• Conduct A Title Search & Get Insurance: Engage a title officer to perform a title search; this will help you ensure you're dealing with the proper owner and confirm that there are no third-party claims to the property. In other words, a title search ensures no ownership-related issues will crop up later. While at it, get insurance to protect yourself from unseen liabilities.
  • Hire An Attorney: Although optional, hiring an attorney is advisable. They'll confirm that everything about the property, from the title to the purchase and contract terms, is okay, thus ensuring you make a legally sound investment.
  • Remove Contingencies: By the time you're closing the deal, most contingencies will have been met. So, ensure you remove them. Doing so acknowledges that you've completed due diligence, are satisfied with the property's condition, and are ready to proceed with the transaction. Removing contingencies typically involves submitting a signed contingency removal form to the seller or their representative in the case of auctions and REO properties.
  • Final Walkthrough: Although the tour and appraisal you did earlier confirm that the property is in good condition, unexpected damages may occur between offer submission and deal closing. In other instances, the issues you identified may not have been fixed. So, be sure to do one final tour of the property to confirm that it is as you left it and that the issues identified during the appraisal have been fixed.
  • Sign the papers: If all checks out, it's time to seal the deal. Carefully review the real estate contracts and related paperwork before you put that pen to paper so you don't commit to terms you weren't aware of.

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Colorado Stages Of Foreclosure

Lenders in Colorado cannot foreclose on a property because the borrower missed a few payments. Instead, they must adhere to protocol, which involves the property going through the foreclosure process before repossession. To efficiently capitalize on foreclosure investments, you must also learn what this process involves. It typically includes the following stages:

  • Pre-Foreclosure
  • Foreclosure Auction
  • Real Estate Owned Or Bank Owned

colorado foreclosure stages


The pre-foreclosure phase occurs just before the bank formalizes the foreclosure process. It kicks in when the lender issues a notice of default to the defaulting homeowner in Denver or wherever they are in the state.

Pre-foreclosure is usually the most suitable stage to buy foreclosure properties in Colorado, as you still have the chance to negotiate with the homeowner directly.

And with foreclosure looming, homeowners in pre-foreclosure don't need much convincing, creating the potential for favorable deals. Moreover, pre-foreclosure properties are not publicly listed, reducing competition from other investors.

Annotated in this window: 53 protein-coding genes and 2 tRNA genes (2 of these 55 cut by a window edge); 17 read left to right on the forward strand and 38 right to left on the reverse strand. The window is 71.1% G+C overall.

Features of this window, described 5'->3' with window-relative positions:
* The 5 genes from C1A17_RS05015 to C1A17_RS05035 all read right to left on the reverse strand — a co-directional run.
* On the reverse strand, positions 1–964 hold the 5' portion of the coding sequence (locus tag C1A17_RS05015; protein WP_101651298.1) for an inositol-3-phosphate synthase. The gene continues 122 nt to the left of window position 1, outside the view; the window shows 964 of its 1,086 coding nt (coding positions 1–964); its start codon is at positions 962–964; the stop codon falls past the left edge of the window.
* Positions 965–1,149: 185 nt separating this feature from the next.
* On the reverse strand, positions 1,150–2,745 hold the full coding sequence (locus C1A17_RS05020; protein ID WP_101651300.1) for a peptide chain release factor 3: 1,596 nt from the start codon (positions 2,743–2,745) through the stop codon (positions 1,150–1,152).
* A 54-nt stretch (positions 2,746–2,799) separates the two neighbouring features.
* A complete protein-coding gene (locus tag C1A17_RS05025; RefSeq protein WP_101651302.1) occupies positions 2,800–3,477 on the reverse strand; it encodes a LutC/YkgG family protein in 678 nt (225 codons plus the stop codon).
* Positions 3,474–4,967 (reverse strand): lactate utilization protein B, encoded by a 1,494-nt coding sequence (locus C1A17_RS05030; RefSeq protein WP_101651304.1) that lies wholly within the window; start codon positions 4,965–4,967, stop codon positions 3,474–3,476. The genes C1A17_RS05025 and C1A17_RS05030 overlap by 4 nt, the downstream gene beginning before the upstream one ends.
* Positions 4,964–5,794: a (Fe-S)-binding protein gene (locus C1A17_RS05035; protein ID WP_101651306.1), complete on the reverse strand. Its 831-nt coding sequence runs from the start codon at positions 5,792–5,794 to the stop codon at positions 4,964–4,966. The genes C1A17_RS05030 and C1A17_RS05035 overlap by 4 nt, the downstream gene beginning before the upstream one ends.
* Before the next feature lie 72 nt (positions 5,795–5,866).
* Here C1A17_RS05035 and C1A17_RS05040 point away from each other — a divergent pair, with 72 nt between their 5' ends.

Foreclosure Auction

The lender can repossess their property if the homeowner doesn't come current with their mortgage payment during pre-foreclosure. However, since holding onto such properties only results in more costs, most lenders in Colorado will auction the property shortly after repossession.

These auctions happen locally, at venues like county courthouses and public meeting halls, and the property is sold to the highest bidder. Although competitive, participating could see you acquire a foreclosure property below market value. Nevertheless, it's essential to exercise caution since properties are often sold as is.

Real Estate Owned Or Bank Owned

REOs are properties that have reverted to the bank's ownership after failing to sell at local auctions. Note that these properties fail to sell not because they're flawed but because bids couldn't match the lender's minimum. They're often listed through real estate agents specializing in foreclosures.

To find them, search the bank's websites, search the MLS for tags like active short sales or bank-owned, or seek referrals from your Realtor.

How To Find Foreclosed Homes In Colorado

With the detailed eight-step process above, how to buy foreclosed homes in Colorado should be more accessible. But where do you find these homes? You can ask around, but if your goal is to generate multiple leads, consider using the following sources and strategies:

  • Multiple Listing Service: Hiring an agent, as we recommended in the how-to-buy foreclosures in Colorado section, offers numerous perks, one of which is that you can use their MLS to find foreclosures. However, note that foreclosure properties aren't usually directly listed as such on the MLS. Instead, they feature active short sales, REO, and bank-owned tags. Apply these filters to uncover them. Additionally, be sure to ask your agent for help with this step. Thanks to their extensive MLS experience, your agent may be familiar with additional filters or search criteria you can use to discover more foreclosures on the MLS.
  • Public Records: Review delinquency notices, bankruptcy filings, and even county records to discover and build foreclosure lead lists